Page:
Papua Rebels Release Videos Showing Kidnapped NZ Pilot Alive
JAYAPURA, Indonesia (AP) — Separatist rebels in Indonesia’s Papua province released more photos and videos Friday appearing to show the New Zealand pilot they took hostage last month alive.
In a video distributed Friday by rebel spokesperson Sebby Sambom, a man wearing a blue jacket is identified as Philip Mark Mehrtens of Christchurch, a pilot for Indonesian aviation company Susi Air who was abducted by independence fighters from the West Papua Liberation Army, the armed wing of the Free Papua Movement. He sat at a wooden block on the ground surrounded by separatists holding various weapons, with the morning star flag that is a separatist symbol.
Mehrtens was instructed to read a statement from a piece of paper he held. He said foreign pilots weren’t allowed to work or fly in Papua until it is independent, and that the Free Papua Movement requested the United Nations mediate independence negotiations.
In a separate video, Mehrtens delivered a message to his family asking them not to worry too much, as he has been taken care of and had enough food and water. He also requested his salary be sent directly to his wife.
Another video shows Egianus Kogoya, the leader of the separatist group reading out demands.
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“We ask the UN Security Council to mediate the armed conflict between the West Papua Liberation Army and the Indonesian Military in Papua,” Kogoya said in the video.
The group also asked New Zealand, Australia, the United Kingdom, the US, France, China and Russia to stop supporting military cooperation to Indonesia.
On Feb. 6, the West Papua Liberation Army stormed Mehrtens’ single-engine plane shortly after it landed on a small runway in Paro in remote Nduga district. The plane, carrying five passengers, was scheduled to pick up 15 construction workers who had been building a health center in Paro. The rebels released all five passengers because they are Indigenous Papuans, Sambom had said.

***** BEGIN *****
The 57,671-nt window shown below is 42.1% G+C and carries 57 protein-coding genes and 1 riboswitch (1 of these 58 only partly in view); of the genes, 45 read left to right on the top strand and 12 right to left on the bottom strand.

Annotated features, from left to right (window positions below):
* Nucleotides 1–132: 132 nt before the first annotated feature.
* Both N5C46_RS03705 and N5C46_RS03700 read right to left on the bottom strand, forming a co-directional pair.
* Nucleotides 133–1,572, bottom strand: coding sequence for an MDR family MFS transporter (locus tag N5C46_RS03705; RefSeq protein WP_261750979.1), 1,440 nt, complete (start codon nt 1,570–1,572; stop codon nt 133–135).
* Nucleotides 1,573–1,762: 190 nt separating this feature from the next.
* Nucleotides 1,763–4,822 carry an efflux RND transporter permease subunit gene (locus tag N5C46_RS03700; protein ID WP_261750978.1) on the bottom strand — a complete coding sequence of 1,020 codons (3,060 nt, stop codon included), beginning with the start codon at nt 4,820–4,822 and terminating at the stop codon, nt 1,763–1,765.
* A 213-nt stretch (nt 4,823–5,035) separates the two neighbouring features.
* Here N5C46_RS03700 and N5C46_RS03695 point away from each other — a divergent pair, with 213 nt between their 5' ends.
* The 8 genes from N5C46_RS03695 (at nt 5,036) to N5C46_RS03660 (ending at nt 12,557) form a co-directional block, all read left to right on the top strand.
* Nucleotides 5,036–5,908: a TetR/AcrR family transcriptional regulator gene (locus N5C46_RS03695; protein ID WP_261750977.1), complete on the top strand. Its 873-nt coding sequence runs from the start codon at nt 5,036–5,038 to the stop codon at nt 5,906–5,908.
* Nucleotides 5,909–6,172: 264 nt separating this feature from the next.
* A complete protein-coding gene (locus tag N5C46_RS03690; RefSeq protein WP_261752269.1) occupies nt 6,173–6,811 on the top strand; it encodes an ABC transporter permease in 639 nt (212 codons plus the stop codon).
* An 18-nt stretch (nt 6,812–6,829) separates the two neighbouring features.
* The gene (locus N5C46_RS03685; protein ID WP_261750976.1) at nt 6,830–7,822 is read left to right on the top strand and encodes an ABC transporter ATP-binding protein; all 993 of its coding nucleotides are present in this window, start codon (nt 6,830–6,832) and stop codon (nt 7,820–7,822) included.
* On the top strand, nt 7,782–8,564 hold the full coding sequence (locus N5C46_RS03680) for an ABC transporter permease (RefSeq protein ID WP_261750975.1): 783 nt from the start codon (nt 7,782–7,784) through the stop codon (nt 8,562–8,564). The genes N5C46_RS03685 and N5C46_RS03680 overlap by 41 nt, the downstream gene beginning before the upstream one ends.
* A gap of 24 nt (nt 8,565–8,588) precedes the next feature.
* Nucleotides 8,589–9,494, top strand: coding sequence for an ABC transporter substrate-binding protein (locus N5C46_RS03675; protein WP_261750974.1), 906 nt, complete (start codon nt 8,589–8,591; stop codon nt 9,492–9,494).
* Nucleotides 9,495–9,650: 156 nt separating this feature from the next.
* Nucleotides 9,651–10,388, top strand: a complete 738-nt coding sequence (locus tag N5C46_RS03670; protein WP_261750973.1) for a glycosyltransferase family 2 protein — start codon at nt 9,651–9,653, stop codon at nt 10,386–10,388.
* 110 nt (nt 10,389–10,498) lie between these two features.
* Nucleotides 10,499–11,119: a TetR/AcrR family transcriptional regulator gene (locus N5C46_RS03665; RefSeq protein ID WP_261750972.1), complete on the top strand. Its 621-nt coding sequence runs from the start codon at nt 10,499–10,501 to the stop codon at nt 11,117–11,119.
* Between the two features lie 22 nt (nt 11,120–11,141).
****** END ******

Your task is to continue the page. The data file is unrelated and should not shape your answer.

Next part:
Flying is the only practical way of accessing many parts of the mountainous area.
The 15 construction workers who were rescueFeb. 8 by security forces, came from other Indonesian islands to build the health center in Paro. They had taken refuge in a priest’s house in the village for several days after rebels threatened to kill them.
Separatists consider civilian workers to be outsiders who sometimes spy for the Indonesian government.
The Indonesian Military in a February statement said the military officers are taking the soft approach by doing negotiations between the separatist group and religious and community leaders. But military officers are ready for selected and directed measurable legal actions.
Conflicts between Indigenous Papuans and Indonesian security forces are common in the impoverished Papua region, a former Dutch colony in the western part of New Guinea that is ethnically and culturally distinct from much of Indonesia. Papua was incorporated into Indonesia in 1969 after a UN-sponsored ballot that was widely seen as a sham. Since then, a low-level insurgency has simmered in the mineral-rich region. Conflict in the region has risen in the past year, with dozens of rebels, security forces and civilians killed.
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